A long, beautifully shot scramble for control ensues, and the Kims manage to confine their rivals back in the basement, the phone rings, the Parks are heading back home because a storm botched their plans. They start cleaning up, and disappear, salvaging whatever they can and going home, only to find out their basement flat has been completely flooded, completely destroyed by the storm. In a sequence for the ages, we see the Kims unsuccessfully trying to save the house, the dark waters coming from the toilet and sewers taking over the entire space. They seek their most valuable possessions, and leave.
The storm itself offers a poetic but frontal reflection on the disparity of both families’ material conditions. While it merely botches the Parks’ day-off, the same phenomenon ruins the Kims’ entire livelihood. One family gets to return to comfort and rest, a shower, a change of clothes, and back to bed. Tomorrow is just another day, and nothing changes. Privilege at its purest. The other family has lost everything; they have no home, nowhere to go, forced to stay on a gymnasium/shelter and reflect on their misery. Among the few things they managed to rescue, Ki-woo keeps a big “lucky rock”, given to him by a friend to “attract wealth and fortune”. He clings to this rock, almost obsessively, his only piece of hope in a cruel world that has once again pushed them aside. There is always an element of faith in the downtrodden, and this is evident here, the same way poor peoples in all corners seek refuge in religion, and comfort in the company of those we love. Back in the Parks’ basement, Moon-gwang dies from the concussions resulting of their fight with the Kims, leaving Geun-sae alone, and above all, angry.
In the film’s climax, the ultimate conflagration takes place, as these three sides of the puzzle clash, in a perfectly synchronized ballet of aggression and crude emotions. The day after the storm, Mrs. Park throws a birthday party for Da-sung, and invites the Kims. Ki-woo decides to sneak in his large rock and finish the job on their enemies. However, Geun-sae ambushes him, cracking his head open with his own amulet. Appearing from the depths of the mansion, like a classic horror monster emerging from the mist, Geun-sae proceeds to execute his final act of hatred and madness. From Geun-sae’s presence alone, Da-sung faints. Geun-sae brutally stabs Ki-jung and then challenges Chung-sook, while Ki-taek rushes to stop his daughter’s bleeding. She unsuccessfully tries to take his knife, and Mr. Park intervenes, stabbing Geun-sae. In the confrontation, Mr. Park yells at Ki-taek for the keys, which he throws near the attacker’s agonizing body, and as he looks for them, he recoils from his “poor man’s smell”. Only in this instant, we see a moment of true class consciousness. Only here is when Bong Joon-ho deliver his final punch, and by far his most devastating. Ki-taek realizes he’s living in the middle of a big charade; his family is poor, underserved, and marginalized, and they will never be like the Parks. He realizes that Geun-sae’s smell is like his own, that he has more in common with this troubled, abandoned man who has nothing left but his rage.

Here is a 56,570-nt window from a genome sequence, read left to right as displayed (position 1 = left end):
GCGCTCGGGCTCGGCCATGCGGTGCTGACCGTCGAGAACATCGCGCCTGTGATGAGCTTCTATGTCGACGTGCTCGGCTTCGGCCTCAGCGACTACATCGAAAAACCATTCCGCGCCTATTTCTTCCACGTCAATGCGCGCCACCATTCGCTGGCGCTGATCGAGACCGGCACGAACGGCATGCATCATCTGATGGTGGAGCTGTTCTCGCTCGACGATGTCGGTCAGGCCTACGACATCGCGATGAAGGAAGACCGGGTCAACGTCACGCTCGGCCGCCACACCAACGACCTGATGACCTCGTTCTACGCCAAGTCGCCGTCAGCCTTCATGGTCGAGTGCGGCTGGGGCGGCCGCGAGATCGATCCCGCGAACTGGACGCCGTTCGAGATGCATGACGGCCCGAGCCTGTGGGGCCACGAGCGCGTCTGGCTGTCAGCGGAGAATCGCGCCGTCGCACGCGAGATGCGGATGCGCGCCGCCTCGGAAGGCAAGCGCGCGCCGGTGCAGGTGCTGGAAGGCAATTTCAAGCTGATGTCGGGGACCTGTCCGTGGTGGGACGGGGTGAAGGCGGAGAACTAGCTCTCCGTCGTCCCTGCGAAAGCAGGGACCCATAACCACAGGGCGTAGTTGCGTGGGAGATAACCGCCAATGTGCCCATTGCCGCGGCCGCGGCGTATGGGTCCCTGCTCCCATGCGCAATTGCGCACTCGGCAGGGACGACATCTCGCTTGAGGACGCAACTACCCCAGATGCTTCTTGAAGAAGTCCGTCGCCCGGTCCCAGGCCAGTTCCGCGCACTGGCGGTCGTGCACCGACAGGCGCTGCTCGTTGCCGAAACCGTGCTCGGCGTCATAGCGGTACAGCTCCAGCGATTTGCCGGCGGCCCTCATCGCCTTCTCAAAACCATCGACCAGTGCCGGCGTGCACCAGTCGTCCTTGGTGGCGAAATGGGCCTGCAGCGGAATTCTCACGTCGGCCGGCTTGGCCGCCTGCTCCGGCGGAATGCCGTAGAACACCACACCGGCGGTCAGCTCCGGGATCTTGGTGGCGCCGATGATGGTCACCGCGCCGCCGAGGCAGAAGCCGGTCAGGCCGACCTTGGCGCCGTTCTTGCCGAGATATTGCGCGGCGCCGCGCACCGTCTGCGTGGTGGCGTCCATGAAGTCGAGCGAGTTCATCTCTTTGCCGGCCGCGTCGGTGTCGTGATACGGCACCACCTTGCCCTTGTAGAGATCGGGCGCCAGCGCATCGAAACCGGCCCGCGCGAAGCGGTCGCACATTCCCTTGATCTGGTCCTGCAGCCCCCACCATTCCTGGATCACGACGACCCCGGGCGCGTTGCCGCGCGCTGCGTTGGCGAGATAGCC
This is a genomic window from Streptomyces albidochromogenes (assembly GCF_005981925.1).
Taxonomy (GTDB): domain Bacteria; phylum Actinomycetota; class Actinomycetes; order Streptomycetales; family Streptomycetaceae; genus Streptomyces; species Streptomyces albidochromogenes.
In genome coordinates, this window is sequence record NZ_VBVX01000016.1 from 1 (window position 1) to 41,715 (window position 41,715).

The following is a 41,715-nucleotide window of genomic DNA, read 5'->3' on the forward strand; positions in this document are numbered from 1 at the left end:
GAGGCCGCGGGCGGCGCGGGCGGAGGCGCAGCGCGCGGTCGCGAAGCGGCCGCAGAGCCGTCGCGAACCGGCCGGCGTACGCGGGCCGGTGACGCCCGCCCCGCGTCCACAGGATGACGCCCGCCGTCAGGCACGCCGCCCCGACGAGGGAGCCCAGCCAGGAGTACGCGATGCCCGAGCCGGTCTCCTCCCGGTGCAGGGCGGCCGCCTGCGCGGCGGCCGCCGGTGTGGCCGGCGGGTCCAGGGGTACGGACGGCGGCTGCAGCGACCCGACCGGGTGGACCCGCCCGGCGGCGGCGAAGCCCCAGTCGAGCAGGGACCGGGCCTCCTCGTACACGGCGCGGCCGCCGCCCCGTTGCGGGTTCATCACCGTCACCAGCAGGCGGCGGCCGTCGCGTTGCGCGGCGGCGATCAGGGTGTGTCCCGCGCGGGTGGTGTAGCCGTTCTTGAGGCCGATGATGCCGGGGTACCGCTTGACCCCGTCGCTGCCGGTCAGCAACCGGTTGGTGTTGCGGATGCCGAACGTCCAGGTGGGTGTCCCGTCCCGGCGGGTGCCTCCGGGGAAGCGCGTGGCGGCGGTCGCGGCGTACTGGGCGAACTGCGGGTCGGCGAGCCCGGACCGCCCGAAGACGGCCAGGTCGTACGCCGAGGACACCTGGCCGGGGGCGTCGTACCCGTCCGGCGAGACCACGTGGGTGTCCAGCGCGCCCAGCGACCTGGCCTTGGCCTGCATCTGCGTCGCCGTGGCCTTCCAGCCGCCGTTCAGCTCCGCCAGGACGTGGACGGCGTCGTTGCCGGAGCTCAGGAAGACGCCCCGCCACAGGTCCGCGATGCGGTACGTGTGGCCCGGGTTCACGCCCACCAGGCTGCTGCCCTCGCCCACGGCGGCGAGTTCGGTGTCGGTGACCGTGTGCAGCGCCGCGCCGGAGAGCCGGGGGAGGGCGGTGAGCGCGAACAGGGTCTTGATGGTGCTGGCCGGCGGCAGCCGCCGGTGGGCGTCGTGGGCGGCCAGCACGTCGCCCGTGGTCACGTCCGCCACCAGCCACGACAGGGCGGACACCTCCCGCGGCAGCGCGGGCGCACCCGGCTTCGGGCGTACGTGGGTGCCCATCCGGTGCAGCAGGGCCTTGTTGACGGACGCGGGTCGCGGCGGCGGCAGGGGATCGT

He sees Mr. Park’s disgust at this individual as a reminder that this is what high society thinks of low-lifers like him. This is exactly what he represents. After all, Mr. Park is also living in a fantasy provided by his wealth and comfort. Ki-taek knows that this party is a charade as well, that the Park husband only feigns his love for his wife, and that she doesn’t really know her children. All of those thoughts he had about the rich being nice and noble simply because they’re rich suddenly shatter. The rich don’t care about them. They will never do. They are complicit in the war that is waged against them every single day. And in this instant of lucidity, he sinks the knife into Mr. Park’s chest, and amidst the shock and the confusion, he vanishes.